Performing CPR on a patient while traveling at 120 knots several hundred feet above the ground may seem like a superhuman feat, but for Darlene Murawski '96, it's just part of the job.
Murawski is a Geisinger Life Flight paramedic stationed in a hangar at the Scranton/Wilkes-Barre International Airport in Avoca. She provides life saving support as part of a three person team consisting of a pilot, paramedic, and specialized nurse aboard an $8 million helicopter.
The Life Flight team provides pre-hospital, on-scene advanced life support and rapid transportation to accredited trauma centers, burn centers and critical care facilities in the mid-Atlantic region with a flight range of more than 400 miles.
Murawski is part of a staff that works 12-hour rotating shifts every day of the year. She says the hanger consists of offices, crew quarters, and space to store the helicopter when not in use. When the emergency tones are sounded, the team has just seven minutes to tow the EC 145 Eurocopter out of the hanger, power it up, and take off.
"The Life Flight helicopter has the same equipment found in advanced life support ambulances," according to Murawski. "We oftentimes fly into difficult environments such as work sites, highways, parks, near rivers and lakes, and deal with many potential emergencies."
Car crashes, ATV flips, snowmobile accidents, motorcycle spills, boating mishaps, stabbings, and hunting gunshot victims are just some of the emergency calls the Life Flight crew respond to.
The helicopter can transport two patients at a time and is equipped with such emergency medical equipment as advanced cardiac monitors, defibrillators, intravenous infusion pumps, oxygen and a full range of emergency cardiac medications.
"It's a very dangerous job," Murawski points out. "You are flying into difficult environments, dealing with severe trauma, and in varied weather conditions. You have to be dressed to handle the climate you are in."
Murawski says the weather is one of the most challenging factors in reaching victims or transporting patients. "Most people aren't aware that helicopters don't perform well in severe thunderstorms, heavy rain, snow squalls and blizzards." Advanced onboard weather monitoring equipment constantly monitors changing conditions.
Murawski says the use of night vision goggles have been a major asset in helping with night landings and finding accident scenes in the dark. "You don?t want to land in a black hole," she points out. "The goggles help you see everything when there is little to no light."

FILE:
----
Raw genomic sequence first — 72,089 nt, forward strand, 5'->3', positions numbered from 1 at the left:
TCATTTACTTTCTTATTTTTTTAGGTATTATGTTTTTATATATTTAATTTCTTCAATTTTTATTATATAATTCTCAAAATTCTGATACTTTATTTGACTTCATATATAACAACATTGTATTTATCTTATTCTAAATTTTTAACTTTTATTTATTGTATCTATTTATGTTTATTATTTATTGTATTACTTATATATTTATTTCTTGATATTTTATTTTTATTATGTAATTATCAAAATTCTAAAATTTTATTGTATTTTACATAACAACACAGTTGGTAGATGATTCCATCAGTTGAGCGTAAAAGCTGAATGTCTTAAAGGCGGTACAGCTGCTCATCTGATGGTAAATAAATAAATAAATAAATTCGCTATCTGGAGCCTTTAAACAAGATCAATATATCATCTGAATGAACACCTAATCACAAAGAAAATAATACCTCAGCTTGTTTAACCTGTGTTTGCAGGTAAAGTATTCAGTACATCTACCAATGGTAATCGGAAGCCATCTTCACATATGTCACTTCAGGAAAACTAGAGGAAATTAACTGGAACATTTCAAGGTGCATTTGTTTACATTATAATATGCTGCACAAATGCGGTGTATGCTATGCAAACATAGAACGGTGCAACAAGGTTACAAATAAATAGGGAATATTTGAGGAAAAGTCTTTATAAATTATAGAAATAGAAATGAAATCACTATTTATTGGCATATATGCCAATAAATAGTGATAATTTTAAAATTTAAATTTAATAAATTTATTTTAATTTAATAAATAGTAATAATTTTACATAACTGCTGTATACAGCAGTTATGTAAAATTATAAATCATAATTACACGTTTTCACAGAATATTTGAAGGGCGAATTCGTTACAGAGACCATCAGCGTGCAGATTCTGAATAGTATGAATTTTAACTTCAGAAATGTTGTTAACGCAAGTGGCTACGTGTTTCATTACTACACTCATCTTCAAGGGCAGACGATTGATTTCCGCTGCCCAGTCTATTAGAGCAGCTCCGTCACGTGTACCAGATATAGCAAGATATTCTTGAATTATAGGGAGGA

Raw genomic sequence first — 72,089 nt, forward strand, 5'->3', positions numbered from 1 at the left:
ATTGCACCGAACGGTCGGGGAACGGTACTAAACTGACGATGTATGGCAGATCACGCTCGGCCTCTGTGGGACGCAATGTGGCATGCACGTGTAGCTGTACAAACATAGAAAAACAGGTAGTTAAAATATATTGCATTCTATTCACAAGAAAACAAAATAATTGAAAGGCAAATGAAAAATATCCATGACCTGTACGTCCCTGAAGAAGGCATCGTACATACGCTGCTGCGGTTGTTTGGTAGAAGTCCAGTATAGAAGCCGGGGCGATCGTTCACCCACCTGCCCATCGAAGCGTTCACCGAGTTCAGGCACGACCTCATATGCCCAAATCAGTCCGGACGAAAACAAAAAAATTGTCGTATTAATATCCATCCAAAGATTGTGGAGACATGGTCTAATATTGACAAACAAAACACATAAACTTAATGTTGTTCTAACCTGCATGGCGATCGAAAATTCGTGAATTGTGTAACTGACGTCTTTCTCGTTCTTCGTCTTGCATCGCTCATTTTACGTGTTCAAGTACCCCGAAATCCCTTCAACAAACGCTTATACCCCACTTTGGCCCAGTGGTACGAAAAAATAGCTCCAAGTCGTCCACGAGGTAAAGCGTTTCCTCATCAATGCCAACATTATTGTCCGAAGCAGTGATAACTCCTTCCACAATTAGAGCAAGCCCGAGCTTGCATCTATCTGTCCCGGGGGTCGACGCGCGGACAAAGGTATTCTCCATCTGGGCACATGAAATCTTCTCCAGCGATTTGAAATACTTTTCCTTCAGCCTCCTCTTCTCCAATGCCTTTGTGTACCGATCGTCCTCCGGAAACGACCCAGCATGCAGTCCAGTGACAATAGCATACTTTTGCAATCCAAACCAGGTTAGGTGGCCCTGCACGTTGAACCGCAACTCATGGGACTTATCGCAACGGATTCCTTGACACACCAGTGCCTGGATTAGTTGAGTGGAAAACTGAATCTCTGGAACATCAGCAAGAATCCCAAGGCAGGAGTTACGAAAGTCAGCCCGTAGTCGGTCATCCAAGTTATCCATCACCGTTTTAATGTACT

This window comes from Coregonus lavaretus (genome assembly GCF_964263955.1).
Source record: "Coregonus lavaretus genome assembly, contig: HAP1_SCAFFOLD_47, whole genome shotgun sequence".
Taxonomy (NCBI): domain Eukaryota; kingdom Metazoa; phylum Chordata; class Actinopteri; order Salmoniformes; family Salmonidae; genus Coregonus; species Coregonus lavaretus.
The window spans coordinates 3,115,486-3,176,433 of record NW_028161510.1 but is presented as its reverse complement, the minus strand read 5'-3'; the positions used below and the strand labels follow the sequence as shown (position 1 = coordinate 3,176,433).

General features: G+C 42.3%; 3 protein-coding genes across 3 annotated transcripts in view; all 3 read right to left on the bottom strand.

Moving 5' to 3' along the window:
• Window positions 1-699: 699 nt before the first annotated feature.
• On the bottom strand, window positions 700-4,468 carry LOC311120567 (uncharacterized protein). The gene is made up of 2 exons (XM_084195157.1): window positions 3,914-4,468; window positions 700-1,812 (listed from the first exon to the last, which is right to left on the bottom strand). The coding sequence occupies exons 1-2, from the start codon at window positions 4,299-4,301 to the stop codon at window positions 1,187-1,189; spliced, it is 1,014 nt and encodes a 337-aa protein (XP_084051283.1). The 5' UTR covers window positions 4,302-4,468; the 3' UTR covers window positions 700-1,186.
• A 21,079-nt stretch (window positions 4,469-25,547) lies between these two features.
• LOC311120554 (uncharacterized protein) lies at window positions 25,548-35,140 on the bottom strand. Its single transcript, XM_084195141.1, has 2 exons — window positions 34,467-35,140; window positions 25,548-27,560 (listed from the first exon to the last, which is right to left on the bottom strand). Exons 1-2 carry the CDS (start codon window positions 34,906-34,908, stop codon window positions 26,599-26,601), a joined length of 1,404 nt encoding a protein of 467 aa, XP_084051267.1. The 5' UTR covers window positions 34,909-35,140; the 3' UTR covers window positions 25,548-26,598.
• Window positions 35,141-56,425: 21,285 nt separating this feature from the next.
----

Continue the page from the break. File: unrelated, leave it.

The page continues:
According to Murawski, the crew often transports patients from one medical facility to another. They can provide critical care transport for premature newborns, cardiac patients, critically ill adult and pediatric patients, high risk obstetrics and organ transplant patients from local hospitals to specialty care hospitals up to 250 miles away.
Murawski says she felt the calling to emergency service from her family. "My mom, Mildred Charney, and brother-in-law, Bill Hizny, used to volunteer with the West Wyoming fire company and ambulance," she says. "Because of my mom, I was inspired to also volunteer."
She says that feeling of accomplishment kept her interested in the field. "You get that good feeling that you?ve done something to help another human being," she states proudly. "There's always someone who appreciates that."
Murawski enrolled in the paramedic program at Luzerne County Community College and received her paramedic certification in 1982. When the criteria for paramedics changed some time after, she re-enrolled at LCCC and completed her education in 1996.
"LCCC has a well established Advanced Life Support/Paramedic certificate program and Emergency Medical Services degree," she states. "The instructors together have over 100 years of experience and work hard to make sure their students are the best at their jobs."
In addition to being an alumna of the college, Murawski is also an adjunct instructor and clinical coordinator at LCCC. "I teach several classes and as the clinical coordinator, I schedule student classes and training at area hospitals and life support units." She also adds that teaching helps keep her skills sharp.
Murawski brings her work to class sometimes. One lesson her students learn is how paramedics make the call to bring in the Life Flight helicopter. The crew flies the copter to LCCC's Public Safety Training Institute and shows the class the equipment and operation of the flying facility.
But it's the rush she gets of flying in a helicopter that she continues to love. Murawski worked for the Wyoming Valley Health Care System Advanced Life Support on the ground until 2001. "When I helped patients onto the Life Flight helicopters, it always seemed like the helicopter crew had a thrilling job," she says. "So when a position opened up in Avoca, I applied and was excited when I found out I was accepted."
To potential students who want to enter this field, Murawski advises if you want to be a paramedic, then make that your goal. "Keep educating yourself, keep up with your certifications, and work hard," she says.
"I love my job. It's very rewarding and it's very stressful. You are making split second decisions to save someone's life. You have to be on your game at all times. But at the end of the day, it's all worth it."